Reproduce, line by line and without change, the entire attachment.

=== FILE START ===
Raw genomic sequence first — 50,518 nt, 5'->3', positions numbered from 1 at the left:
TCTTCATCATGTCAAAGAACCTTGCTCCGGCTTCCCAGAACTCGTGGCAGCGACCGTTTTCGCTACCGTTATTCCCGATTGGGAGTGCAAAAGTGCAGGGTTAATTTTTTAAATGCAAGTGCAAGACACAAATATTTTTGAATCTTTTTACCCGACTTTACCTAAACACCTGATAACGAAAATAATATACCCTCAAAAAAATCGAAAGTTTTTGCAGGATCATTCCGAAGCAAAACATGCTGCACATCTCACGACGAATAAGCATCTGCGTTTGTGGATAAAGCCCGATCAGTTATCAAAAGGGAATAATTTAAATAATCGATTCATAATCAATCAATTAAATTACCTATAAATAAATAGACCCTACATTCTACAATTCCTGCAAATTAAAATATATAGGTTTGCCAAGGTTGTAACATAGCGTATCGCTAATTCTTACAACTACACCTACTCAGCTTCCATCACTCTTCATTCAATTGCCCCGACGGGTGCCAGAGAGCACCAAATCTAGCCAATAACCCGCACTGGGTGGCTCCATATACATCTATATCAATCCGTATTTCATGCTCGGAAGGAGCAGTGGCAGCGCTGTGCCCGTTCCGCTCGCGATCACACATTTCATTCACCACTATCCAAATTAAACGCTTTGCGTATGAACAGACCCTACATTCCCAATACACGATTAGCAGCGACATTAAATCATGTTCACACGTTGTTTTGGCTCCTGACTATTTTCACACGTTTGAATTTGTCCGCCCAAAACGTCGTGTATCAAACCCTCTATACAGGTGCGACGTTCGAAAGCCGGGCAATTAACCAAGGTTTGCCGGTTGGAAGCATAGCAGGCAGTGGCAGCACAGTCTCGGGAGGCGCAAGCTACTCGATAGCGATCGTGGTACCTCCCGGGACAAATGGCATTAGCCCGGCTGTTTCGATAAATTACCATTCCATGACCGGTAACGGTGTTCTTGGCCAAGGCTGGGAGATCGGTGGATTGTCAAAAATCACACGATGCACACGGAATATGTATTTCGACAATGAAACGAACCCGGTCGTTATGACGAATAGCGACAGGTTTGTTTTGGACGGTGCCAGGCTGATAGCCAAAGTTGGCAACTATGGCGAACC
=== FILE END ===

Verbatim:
Raw genomic sequence first — 50,518 nt, 5'->3', positions numbered from 1 at the left:
TCTTCATCATGTCAAAGAACCTTGCTCCGGCTTCCCAGAACTCGTGGCAGCGACCGTTTTCGCTACCGTTATTCCCGATTGGGAGTGCAAAAGTGCAGGGTTAATTTTTTAAATGCAAGTGCAAGACACAAATATTTTTGAATCTTTTTACCCGACTTTACCTAAACACCTGATAACGAAAATAATATACCCTCAAAAAAATCGAAAGTTTTTGCAGGATCATTCCGAAGCAAAACATGCTGCACATCTCACGACGAATAAGCATCTGCGTTTGTGGATAAAGCCCGATCAGTTATCAAAAGGGAATAATTTAAATAATCGATTCATAATCAATCAATTAAATTACCTATAAATAAATAGACCCTACATTCTACAATTCCTGCAAATTAAAATATATAGGTTTGCCAAGGTTGTAACATAGCGTATCGCTAATTCTTACAACTACACCTACTCAGCTTCCATCACTCTTCATTCAATTGCCCCGACGGGTGCCAGAGAGCACCAAATCTAGCCAATAACCCGCACTGGGTGGCTCCATATACATCTATATCAATCCGTATTTCATGCTCGGAAGGAGCAGTGGCAGCGCTGTGCCCGTTCCGCTCGCGATCACACATTTCATTCACCACTATCCAAATTAAACGCTTTGCGTATGAACAGACCCTACATTCCCAATACACGATTAGCAGCGACATTAAATCATGTTCACACGTTGTTTTGGCTCCTGACTATTTTCACACGTTTGAATTTGTCCGCCCAAAACGTCGTGTATCAAACCCTCTATACAGGTGCGACGTTCGAAAGCCGGGCAATTAACCAAGGTTTGCCGGTTGGAAGCATAGCAGGCAGTGGCAGCACAGTCTCGGGAGGCGCAAGCTACTCGATAGCGATCGTGGTACCTCCCGGGACAAATGGCATTAGCCCGGCTGTTTCGATAAATTACCATTCCATGACCGGTAACGGTGTTCTTGGCCAAGGCTGGGAGATCGGTGGATTGTCAAAAATCACACGATGCACACGGAATATGTATTTCGACAATGAAACGAACCCGGTCGTTATGACGAATAGCGACAGGTTTGTTTTGGACGGTGCCAGGCTGATAGCCAAAGTTGGCAACTATGGCGAACC